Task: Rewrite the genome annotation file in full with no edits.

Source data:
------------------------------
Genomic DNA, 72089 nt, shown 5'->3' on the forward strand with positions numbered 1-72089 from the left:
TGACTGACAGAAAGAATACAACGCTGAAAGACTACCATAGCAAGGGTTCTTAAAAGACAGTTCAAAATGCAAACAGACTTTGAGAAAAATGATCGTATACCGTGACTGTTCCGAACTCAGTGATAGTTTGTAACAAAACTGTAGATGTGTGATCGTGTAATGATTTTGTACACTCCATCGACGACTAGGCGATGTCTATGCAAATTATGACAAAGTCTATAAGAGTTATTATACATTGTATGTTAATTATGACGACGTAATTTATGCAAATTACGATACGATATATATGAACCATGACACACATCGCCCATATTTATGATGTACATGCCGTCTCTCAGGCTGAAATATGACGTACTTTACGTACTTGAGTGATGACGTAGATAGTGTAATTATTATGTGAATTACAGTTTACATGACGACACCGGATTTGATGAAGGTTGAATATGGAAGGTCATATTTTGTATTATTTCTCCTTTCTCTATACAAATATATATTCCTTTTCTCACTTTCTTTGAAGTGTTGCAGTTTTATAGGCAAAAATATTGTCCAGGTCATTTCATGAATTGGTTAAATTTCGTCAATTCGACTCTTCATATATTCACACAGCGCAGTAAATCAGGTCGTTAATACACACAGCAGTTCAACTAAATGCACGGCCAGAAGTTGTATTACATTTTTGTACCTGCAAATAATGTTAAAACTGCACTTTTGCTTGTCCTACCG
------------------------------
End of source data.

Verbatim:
Genomic DNA, 72089 nt, shown 5'->3' on the forward strand with positions numbered 1-72089 from the left:
TGACTGACAGAAAGAATACAACGCTGAAAGACTACCATAGCAAGGGTTCTTAAAAGACAGTTCAAAATGCAAACAGACTTTGAGAAAAATGATCGTATACCGTGACTGTTCCGAACTCAGTGATAGTTTGTAACAAAACTGTAGATGTGTGATCGTGTAATGATTTTGTACACTCCATCGACGACTAGGCGATGTCTATGCAAATTATGACAAAGTCTATAAGAGTTATTATACATTGTATGTTAATTATGACGACGTAATTTATGCAAATTACGATACGATATATATGAACCATGACACACATCGCCCATATTTATGATGTACATGCCGTCTCTCAGGCTGAAATATGACGTACTTTACGTACTTGAGTGATGACGTAGATAGTGTAATTATTATGTGAATTACAGTTTACATGACGACACCGGATTTGATGAAGGTTGAATATGGAAGGTCATATTTTGTATTATTTCTCCTTTCTCTATACAAATATATATTCCTTTTCTCACTTTCTTTGAAGTGTTGCAGTTTTATAGGCAAAAATATTGTCCAGGTCATTTCATGAATTGGTTAAATTTCGTCAATTCGACTCTTCATATATTCACACAGCGCAGTAAATCAGGTCGTTAATACACACAGCAGTTCAACTAAATGCACGGCCAGAAGTTGTATTACATTTTTGTACCTGCAAATAATGTTAAAACTGCACTTTTGCTTGTCCTACCG